The right to celebrate and embrace differences; The right to feel safe and cared for where we live; The right to have all faiths and beliefs respected.
These are just a sample of the views from Manchester youngsters who came together to debate what community meant to them - and play their own role in the city’s recovery a month after the terror attack.
The debate, held in the city council chamber, involved primary pupils aged 9-11 from Moss Side and Wythenshawe and ended with the youngsters having their own henna version of the iconic bee tattoo. The same image that only weeks ago saw record numbers of people queuing for across the city for a permanent inking.
One of the most poignant comments came from Sohaip Alshabani, age 11, from Moss Side, said: “None of the terror attacks would have happened if everyone respected rights… and with your right not be harmed there could never be any war.”
And 11-year-old Maurissa Rainford, said: “There are lots of different cultures here and after it (a terror attack) people might not show the same respect, which I don’t think is right. But the impact on the community here is that even though people may have been scared, people are coming back together again.”
This was echoed by Jeneah Barnett, also in year 6, who added: “Manchester will reunite and it will work together.”
Earlier in the day the children from St Mary’s C of E Primary in Moss Side, Haveley Hey in Wythenshawe and The Willows Primary, also in Wythenshawe, worked together – in a conference they had organised themselves to talk about their part Unicef rights-respecting programme in schools.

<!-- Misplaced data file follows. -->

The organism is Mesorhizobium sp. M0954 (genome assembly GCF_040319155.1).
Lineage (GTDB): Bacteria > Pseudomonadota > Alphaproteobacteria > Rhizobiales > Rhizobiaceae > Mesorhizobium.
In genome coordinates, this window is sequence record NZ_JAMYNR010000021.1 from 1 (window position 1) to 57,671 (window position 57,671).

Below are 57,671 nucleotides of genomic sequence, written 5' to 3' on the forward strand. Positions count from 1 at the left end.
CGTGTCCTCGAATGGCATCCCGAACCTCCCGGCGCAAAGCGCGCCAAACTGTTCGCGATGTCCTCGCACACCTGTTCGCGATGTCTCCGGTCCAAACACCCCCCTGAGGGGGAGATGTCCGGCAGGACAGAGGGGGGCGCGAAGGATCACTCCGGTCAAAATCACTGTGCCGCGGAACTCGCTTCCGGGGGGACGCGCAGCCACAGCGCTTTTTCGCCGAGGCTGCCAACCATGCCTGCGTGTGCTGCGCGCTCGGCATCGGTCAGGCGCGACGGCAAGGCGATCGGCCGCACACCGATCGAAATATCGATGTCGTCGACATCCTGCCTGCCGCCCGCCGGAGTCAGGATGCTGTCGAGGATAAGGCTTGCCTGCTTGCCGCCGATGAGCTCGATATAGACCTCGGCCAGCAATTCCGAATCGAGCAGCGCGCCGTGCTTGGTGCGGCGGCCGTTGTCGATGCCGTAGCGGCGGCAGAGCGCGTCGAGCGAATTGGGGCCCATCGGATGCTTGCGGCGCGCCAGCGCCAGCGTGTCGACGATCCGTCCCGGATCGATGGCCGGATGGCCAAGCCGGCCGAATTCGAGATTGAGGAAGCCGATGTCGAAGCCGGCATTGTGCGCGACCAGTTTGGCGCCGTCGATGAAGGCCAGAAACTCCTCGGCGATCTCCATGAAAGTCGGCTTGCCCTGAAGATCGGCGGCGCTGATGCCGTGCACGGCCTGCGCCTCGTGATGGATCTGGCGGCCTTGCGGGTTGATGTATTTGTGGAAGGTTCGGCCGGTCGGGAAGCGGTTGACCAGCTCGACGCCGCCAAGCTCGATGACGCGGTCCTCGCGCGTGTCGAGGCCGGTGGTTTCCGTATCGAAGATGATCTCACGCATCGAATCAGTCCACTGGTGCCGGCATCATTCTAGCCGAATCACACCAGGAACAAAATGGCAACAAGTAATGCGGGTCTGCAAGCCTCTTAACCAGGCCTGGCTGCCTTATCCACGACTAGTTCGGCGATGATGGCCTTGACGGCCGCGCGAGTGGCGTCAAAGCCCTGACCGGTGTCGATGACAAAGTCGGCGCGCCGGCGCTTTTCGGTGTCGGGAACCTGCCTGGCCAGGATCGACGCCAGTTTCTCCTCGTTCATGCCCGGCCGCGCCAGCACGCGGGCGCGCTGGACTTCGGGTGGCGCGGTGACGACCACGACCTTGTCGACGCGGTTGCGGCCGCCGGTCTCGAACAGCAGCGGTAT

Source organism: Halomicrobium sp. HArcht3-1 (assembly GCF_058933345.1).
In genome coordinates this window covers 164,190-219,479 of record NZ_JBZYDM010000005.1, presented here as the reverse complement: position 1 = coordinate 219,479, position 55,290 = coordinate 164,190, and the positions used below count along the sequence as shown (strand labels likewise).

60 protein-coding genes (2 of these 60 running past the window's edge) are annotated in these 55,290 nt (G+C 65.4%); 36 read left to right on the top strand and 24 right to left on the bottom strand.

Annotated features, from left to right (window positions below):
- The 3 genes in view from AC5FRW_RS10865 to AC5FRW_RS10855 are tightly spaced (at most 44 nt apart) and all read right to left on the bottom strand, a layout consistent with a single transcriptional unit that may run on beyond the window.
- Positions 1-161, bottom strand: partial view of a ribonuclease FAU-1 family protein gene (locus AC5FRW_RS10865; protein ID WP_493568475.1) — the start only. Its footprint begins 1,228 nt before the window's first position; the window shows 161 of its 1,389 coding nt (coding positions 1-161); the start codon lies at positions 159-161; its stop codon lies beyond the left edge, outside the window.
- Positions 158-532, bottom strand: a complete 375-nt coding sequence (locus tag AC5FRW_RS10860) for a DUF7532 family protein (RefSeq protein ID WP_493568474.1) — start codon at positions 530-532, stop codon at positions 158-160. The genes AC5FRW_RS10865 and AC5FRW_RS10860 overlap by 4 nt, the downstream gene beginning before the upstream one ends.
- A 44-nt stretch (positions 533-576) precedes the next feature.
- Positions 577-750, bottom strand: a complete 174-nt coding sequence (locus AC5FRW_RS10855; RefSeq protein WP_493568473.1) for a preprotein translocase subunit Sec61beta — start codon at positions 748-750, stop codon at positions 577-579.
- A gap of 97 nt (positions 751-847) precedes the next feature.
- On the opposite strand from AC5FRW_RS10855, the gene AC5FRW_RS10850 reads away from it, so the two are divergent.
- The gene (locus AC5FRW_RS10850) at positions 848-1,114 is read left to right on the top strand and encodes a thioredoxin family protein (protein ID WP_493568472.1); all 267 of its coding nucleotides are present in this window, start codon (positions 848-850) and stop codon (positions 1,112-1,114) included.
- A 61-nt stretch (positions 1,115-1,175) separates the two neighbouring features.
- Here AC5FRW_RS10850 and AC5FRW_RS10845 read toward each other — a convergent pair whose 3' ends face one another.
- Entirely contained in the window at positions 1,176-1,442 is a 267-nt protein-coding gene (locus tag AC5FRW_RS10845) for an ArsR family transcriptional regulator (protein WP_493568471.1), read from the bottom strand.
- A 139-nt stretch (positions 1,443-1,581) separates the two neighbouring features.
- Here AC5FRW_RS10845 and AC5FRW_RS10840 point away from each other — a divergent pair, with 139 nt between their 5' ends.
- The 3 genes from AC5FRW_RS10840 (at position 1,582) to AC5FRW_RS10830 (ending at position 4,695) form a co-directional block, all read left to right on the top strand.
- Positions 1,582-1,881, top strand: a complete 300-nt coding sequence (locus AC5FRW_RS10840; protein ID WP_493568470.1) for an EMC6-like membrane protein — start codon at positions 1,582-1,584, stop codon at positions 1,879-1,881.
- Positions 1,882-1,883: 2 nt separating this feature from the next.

This programme is based on the United Nations Convention on the Rights of the Child (CRC) and has two levels . All three of the schools have reached level 2, which means that they have shown that the CRC principles are fully embedded into classroom life.
Jenny McGarry, head teacher at St. Mary's CE Primary, Moss Side, said: “Our children come from diverse backgrounds and they know the value of respecting one another. That’s why it was so important for them to share that message today. Working across three schools in Moss Side and Wythenshawe gives us a great opportunity to make this a reality.”
Sir Richard Leese, Leader of Manchester City Council, said: “I’m incredibly proud – and humbled – by the loyalty and generosity of spirit shown by these youngsters. These children speak from the heart and from their communities and that is the most powerful message of unity.
“I have listened to everything they said and will feed it back to the next full council meeting.
“The children, have played a role in democracy and the Our Manchester ethos where we want our own communities to drive the vision for the city.”
What our city’s top chiefs think of kids’ commitment to community:
Councillor Rosa Battle, Executive Member for Schools at Manchester City Council said: “The entire day demonstrates how our children across the city can have a voice not only in the classroom, but across Manchester.”
Ian Williamson, Chief Accountable Officer for Manchester Health and Care Commissioning, said: “Wellbeing comes in many forms and being able to talk about such fundamental issues at the heart of our society is not only cathartic, but vital and entirely characteristic of how communities can help to look after one another.”
Mayor of Greater Manchester, Andy Burnham said: “As Mayor I want to make Greater Manchester the best place to grow up and get on, working with young people to make that happen. “The pupils at these schools have shown why it is so important that we hear the voices of young people. I’m really proud that our schools have come together to debate what community means to them. Their strength, understanding and passion for Manchester should be a beacon for us all.”